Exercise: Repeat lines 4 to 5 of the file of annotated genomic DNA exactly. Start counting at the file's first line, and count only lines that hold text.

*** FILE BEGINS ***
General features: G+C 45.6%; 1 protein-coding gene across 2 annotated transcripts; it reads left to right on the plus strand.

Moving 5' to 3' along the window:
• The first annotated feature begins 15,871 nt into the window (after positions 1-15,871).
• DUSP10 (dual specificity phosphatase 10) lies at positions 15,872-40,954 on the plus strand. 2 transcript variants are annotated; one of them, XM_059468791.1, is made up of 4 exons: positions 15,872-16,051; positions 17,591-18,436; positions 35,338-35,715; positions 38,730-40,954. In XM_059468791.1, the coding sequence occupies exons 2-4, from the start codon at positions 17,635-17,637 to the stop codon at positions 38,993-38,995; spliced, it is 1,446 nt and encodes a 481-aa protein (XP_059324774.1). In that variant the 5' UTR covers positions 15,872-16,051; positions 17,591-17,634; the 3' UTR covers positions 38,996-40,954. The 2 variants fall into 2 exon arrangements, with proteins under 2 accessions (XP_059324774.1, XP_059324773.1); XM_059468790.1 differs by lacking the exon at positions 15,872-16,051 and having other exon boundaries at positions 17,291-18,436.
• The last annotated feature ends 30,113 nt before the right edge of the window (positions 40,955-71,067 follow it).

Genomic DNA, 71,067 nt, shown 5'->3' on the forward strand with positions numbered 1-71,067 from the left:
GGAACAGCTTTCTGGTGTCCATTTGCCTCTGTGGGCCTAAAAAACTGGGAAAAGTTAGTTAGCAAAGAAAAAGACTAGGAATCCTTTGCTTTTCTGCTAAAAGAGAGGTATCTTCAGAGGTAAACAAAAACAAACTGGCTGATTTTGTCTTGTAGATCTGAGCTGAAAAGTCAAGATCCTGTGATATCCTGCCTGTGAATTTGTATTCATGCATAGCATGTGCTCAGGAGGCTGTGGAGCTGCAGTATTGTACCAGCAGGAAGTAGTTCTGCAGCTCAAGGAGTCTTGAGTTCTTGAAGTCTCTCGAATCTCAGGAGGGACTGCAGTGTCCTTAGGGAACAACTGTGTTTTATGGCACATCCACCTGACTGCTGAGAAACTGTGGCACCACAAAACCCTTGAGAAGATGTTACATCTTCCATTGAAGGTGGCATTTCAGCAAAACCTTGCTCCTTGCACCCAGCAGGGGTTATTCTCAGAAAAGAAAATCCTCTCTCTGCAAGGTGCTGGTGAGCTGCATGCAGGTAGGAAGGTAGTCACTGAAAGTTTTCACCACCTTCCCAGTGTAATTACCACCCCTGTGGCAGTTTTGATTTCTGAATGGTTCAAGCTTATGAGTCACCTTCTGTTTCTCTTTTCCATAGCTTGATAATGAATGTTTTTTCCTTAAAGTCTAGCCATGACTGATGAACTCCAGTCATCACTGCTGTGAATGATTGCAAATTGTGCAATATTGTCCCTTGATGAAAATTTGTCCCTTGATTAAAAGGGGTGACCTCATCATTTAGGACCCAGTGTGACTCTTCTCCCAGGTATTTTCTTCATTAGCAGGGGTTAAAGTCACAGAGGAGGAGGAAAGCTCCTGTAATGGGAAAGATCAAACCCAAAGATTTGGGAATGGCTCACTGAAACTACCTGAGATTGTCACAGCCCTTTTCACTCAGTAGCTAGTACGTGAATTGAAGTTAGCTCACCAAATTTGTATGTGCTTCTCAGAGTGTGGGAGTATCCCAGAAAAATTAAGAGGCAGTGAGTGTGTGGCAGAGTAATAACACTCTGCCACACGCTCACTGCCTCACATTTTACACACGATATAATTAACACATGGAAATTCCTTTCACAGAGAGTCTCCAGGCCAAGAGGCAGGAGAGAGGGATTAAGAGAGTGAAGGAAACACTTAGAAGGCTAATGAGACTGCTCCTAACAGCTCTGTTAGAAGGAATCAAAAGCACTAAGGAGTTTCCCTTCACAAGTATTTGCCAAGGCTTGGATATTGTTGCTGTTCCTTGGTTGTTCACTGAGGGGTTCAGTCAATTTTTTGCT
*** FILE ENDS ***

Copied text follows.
• DUSP10 (dual specificity phosphatase 10) lies at positions 15,872-40,954 on the plus strand. 2 transcript variants are annotated; one of them, XM_059468791.1, is made up of 4 exons: positions 15,872-16,051; positions 17,591-18,436; positions 35,338-35,715; positions 38,730-40,954. In XM_059468791.1, the coding sequence occupies exons 2-4, from the start codon at positions 17,635-17,637 to the stop codon at positions 38,993-38,995; spliced, it is 1,446 nt and encodes a 481-aa protein (XP_059324774.1). In that variant the 5' UTR covers positions 15,872-16,051; positions 17,591-17,634; the 3' UTR covers positions 38,996-40,954. The 2 variants fall into 2 exon arrangements, with proteins under 2 accessions (XP_059324774.1, XP_059324773.1); XM_059468790.1 differs by lacking the exon at positions 15,872-16,051 and having other exon boundaries at positions 17,291-18,436.
• The last annotated feature ends 30,113 nt before the right edge of the window (positions 40,955-71,067 follow it).